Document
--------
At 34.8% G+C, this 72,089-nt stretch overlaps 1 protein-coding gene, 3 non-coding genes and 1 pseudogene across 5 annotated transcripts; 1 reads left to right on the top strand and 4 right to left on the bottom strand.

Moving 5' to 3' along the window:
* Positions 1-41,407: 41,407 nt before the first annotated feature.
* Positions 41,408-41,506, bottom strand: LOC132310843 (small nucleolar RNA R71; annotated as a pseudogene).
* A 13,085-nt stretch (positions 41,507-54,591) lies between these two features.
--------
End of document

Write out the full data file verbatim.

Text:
At 34.8% G+C, this 72,089-nt stretch overlaps 1 protein-coding gene, 3 non-coding genes and 1 pseudogene across 5 annotated transcripts; 1 reads left to right on the top strand and 4 right to left on the bottom strand.

Moving 5' to 3' along the window:
* Positions 1-41,407: 41,407 nt before the first annotated feature.
* Positions 41,408-41,506, bottom strand: LOC132310843 (small nucleolar RNA R71; annotated as a pseudogene).
* A 13,085-nt stretch (positions 41,507-54,591) lies between these two features.